In the 1890s and early 1900s, the majority of the Aytou immigrants lived in Mankato, St. Paul/Minneapolis, St. Louis and Buffalo. It was not until around 1906 or 1907 that Peoria’s Aytou population began to grow; eventually growing larger than the other cities. It has never stopped.
Q. How was the Itoo Reform And Progress Society formed?
Rumia Sarkis Hanna Halhoul was born in the village of Aytou, Lebanon in late 1886. He was the son of Sarkis Hanna Halhoul and Youseffia Yousef Corey.
Late in the spring of 1912, Rumia said goodbye to his family, his parents, brothers and sisters in Aytou and immigrated to the United States. He arrived in Peoria in late June of 1912.
Once here he Americanized his name to Ray Sarkis. In August he was working on a steamboat on the Illinois River when he fell overboard and drowned near Beardstown.
A Lebanese man named Sam Shemas (not from Aytou) who was with the Peoria Police Department went with two Aytou men to Beardstown to claim Rumia’s body, and they brought him back to Peoria.
Rumia, having been in Peoria only a few months, did not have enough money saved for his own burial. So his cousins in Peoria joined together and paid for his funeral and burial.
On August 24, 1912 Rumia was laid to rest in St. Joseph’s Cemetery. Rumia’s cousins, the people who paid for his burial expenses, were also immigrants from Aytou, and many of them had not been here much longer than Rumia.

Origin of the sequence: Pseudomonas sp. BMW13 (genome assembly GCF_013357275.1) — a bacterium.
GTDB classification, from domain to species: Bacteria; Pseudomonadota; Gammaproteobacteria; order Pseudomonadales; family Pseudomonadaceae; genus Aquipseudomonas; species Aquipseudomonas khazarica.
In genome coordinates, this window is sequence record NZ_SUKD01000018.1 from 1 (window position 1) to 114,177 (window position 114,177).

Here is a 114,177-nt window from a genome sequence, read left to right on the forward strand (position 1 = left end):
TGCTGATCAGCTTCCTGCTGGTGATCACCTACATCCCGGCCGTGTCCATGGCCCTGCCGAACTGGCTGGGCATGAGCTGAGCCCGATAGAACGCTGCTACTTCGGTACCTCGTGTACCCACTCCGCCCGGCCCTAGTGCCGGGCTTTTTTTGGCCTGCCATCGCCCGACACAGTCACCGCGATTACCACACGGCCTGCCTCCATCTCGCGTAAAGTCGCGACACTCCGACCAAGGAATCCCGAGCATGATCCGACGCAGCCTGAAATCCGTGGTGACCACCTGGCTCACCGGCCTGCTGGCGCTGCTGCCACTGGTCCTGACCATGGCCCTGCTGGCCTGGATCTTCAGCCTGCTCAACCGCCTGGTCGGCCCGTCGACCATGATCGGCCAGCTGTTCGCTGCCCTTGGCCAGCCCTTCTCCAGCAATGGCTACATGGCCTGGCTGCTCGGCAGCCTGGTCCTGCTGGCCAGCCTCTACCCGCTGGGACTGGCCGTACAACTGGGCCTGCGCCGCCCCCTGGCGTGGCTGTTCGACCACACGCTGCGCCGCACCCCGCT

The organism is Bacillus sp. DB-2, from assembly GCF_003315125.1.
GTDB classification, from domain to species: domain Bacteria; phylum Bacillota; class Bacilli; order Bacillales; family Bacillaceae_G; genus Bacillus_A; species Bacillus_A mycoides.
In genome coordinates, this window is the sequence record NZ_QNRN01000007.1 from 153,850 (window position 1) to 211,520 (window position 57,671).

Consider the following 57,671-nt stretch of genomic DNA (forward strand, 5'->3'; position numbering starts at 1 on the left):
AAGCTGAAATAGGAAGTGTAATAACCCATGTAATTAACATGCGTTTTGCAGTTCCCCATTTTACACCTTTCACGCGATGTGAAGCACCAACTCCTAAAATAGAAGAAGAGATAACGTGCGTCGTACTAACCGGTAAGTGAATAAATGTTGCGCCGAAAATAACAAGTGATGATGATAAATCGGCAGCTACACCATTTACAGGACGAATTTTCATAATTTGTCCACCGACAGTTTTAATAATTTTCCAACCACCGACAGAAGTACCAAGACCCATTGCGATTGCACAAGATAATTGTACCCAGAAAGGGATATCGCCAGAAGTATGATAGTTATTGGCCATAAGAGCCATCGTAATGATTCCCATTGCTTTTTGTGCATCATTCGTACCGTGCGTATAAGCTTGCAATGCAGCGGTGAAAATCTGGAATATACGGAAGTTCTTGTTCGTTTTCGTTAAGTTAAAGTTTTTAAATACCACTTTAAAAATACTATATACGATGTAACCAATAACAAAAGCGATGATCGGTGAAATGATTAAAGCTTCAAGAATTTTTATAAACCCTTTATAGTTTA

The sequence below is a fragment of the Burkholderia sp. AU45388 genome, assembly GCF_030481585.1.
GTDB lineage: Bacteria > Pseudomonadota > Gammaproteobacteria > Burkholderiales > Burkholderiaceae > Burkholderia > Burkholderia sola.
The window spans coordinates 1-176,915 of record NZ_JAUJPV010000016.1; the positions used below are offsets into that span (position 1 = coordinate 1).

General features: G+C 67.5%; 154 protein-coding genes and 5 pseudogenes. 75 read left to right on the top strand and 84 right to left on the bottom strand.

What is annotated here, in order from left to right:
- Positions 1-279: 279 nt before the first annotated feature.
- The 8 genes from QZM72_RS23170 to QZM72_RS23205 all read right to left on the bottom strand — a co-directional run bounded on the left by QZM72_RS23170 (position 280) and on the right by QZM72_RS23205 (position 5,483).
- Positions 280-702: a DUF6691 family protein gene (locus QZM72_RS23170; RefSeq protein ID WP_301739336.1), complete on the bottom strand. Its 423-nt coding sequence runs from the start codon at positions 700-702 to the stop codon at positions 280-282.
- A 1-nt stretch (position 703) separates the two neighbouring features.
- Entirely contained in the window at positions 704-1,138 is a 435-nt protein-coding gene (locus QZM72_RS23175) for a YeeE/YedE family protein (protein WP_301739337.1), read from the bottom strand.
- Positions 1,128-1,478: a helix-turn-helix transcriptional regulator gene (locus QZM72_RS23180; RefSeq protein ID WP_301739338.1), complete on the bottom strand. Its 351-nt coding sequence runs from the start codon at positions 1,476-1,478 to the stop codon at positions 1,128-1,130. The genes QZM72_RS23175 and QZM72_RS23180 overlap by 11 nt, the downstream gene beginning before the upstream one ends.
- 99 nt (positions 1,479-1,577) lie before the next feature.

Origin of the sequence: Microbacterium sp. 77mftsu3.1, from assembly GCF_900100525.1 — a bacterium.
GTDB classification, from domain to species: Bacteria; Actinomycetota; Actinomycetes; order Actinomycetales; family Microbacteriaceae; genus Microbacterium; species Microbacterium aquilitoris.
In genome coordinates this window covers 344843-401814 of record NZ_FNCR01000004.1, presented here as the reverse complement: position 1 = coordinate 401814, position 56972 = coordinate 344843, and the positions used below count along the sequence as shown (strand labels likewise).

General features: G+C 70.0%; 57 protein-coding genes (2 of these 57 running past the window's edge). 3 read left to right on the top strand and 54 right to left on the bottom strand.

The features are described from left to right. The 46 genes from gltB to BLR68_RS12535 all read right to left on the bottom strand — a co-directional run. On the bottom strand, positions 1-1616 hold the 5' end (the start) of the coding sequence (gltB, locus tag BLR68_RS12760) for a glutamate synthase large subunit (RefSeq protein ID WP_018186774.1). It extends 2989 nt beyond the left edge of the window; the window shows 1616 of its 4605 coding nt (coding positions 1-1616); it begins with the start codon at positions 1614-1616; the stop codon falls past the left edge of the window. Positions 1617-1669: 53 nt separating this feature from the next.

There was a Maronite priest living in St. Louis who was also an immigrant from Aytou named Khoury Antoun Slyman. He would travel from St. Louis to Peoria, stay for a time and baptize and marry Aytou people. Then move on to St. Paul/Minneapolis and take care of the Aytou people there, and then return to St. Louis, he did this for many years. Undoubtedly word spread to the other Aytou communities in St. Louis, St. Paul/Minneapolis and Buffalo about the death of Rumia.
On his next visit to Peoria, Khoury Antoun Slyman told his immigrant cousins that they needed to be more prepared in the future. He suggested that they should form an organization that would enable them to help each other.
Because of this advice on July 4, 1914; the Itoo Reform And Progress Society was formed.
Q. Who was the first to settle here?
A. Who was the first person to emigrate from the village of Aytou, Lebanon? That is a tough question to answer and one which is bound to cause some controversy.
We in Peoria have always been told that there were three men, Anthony LaHood, Risthum Slyman, and Faddoul Kouri, who left Aytou at about the same time and that they settled in Peoria. There has always been some confusion as to which one of them came first.
I am ready to put my neck in a noose and commit myself to my own theories. An article was written in 1939 in which Anthony LaHood told the reporter that he arrived in America in 1886; this is also supported by his citizenship documents.
Risthum Slyman, according to the 1910 US Census, entered the United States in 1890, but the 1930 US Census shows that he came in 1888.
My great-grandfather Faddoul Kouri, according to our family history left Lebanon a few days after his youngest daughter Thiorah was born in March of 1889; this is also supported by the 1900 US Census.
I believe Anthony LaHood was the first man from Aytou, Lebanon, to settle in Peoria.